• Outlier (The Handmaid’s Tale, The Hitchhiker’s Guide to the Galaxy, The Bible)

watchmen1When you dig into the full dataset that Facebook made available, particularly the full Top 100 list, a few more surprises pop up. There’s a heavier sprinkling of modern YA, plus the occasional religious text (The Book of Mormon). But what’s fascinating is just how overwhelmingly genre the list is, compared to what it might have been a few years ago. Even though many mainstream readers barely know who they are, Terry Pratchett, Orson Scott Card, Alan Moore, Robert Heinlein, and Robert Jordan all make appearances here.

This begs the question: Are Facebook users geekier than the population at large, or as the percentage of adults who actually read books falls every year, are genre fans just the ones more likely to keep reading books as opposed to tweets?

Also: is it a problem that the number-one book is Harry Potter? After all, according to Scientific American, children who were read to from those books acted more compassionately afterwards.

Readers’ Corner: America’s Top Ten Books

"Reading the Bible," Currier & Ives (Library of Congress)
“Reading the Bible,” Currier & Ives (Library of Congress)

The Bible is still the number one book in Americans’ hearts. At least, that’s according to a new poll by Harris Interactive that surveyed American adults to find out what their favorite book was. The rest of the top ten books are all fiction (insert atheist gag here), starting with the somewhat curious inclusion of Gone with the Wind at number two. Here’s the list:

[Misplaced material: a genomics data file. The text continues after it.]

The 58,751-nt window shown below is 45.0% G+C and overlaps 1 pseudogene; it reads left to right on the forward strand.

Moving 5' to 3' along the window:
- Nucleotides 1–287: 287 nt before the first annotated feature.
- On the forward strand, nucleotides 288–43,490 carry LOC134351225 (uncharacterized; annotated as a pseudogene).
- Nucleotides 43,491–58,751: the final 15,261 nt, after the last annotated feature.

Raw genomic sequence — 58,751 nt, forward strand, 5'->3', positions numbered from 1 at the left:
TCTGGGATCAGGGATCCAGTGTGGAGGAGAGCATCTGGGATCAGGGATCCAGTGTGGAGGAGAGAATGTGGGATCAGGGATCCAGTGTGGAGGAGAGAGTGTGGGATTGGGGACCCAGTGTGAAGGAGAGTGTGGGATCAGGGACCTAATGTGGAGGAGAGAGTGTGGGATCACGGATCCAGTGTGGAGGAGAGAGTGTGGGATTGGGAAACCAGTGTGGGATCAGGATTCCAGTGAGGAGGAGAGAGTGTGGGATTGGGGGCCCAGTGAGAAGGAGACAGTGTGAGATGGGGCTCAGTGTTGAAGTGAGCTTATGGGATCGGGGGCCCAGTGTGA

1. The Bible
  2. Gone with the Wind by Margaret Mitchell
  3. Harry Potter (series) by J.K. Rowling
  4. The Lord of the Rings (series) by J.R.R. Tolkien
  5. To Kill a Mockingbird by Harper Lee
  6. Moby Dick by Herman Melville
  7. The Catcher in the Rye by J.D. Salinger
  8. Little Women by Louisa May Alcott
  9. The Grapes of Wrath by John Steinbeck
  10. The Great Gatsby by F. Scott Fitzgerald

The poll further breaks down the list by ethnicity, politics, age, geography, and gender. Conservatives and moderates preferring Gone with the Wind while liberals’ fave was the Harry Potter series; either way, everybody likes fantasy.

The last time Harris conducted the same poll was in 2008. Interesting, among the books that dropped off in the intervening six years were Atlas Shrugged, The Stand, and two Dan Brown novels. New on the list since then were a couple classics deserving of the name (The Great Gatsby and The Grapes of Wrath), possibly showing that Americans’ tastes are improving. That, or people who really like Ayn Rand and Dan Brown either just aren’t reading anymore, have started to die off, or are sticking with pretending to have read the Bible.

(h/t: New Republic)

Readers’ Corner: J.K. Rowling and Pseudonyms

jprowling-popupThere’s a piece of mine that published at PopMatters today about the recent kerfuffle over J.K. Rowling being unmasked as the real author of the little-noticed mystery novel The Cuckoo’s Clock, previously credited to one “Robert Galbraith.”

It’s called “What’s in a Pseudonym?“:

It’s not as though Rowling hadn’t branched out from her Harry Potter success. Last year’s novel, The Casual Vacancy was set in real-world Britain, with nary a spell to be found. Why would she put that out under her own name and not The Cuckoo’s Calling? The easy answer probably goes back to the old literary / genre divide that one would have thought had disappeared in a time when people aren’t embarrassed to be seen reading Fifty Shades of Grey on the train and adults happily own up to reading YA fare like The Hunger Games

Previous to this news being broken, The Cuckoo’s Clock (well-reviewed, by the way) had sold 1,500 copies when attributed to Galbraith. The publisher just ordered a rush printing of 300,000 copies.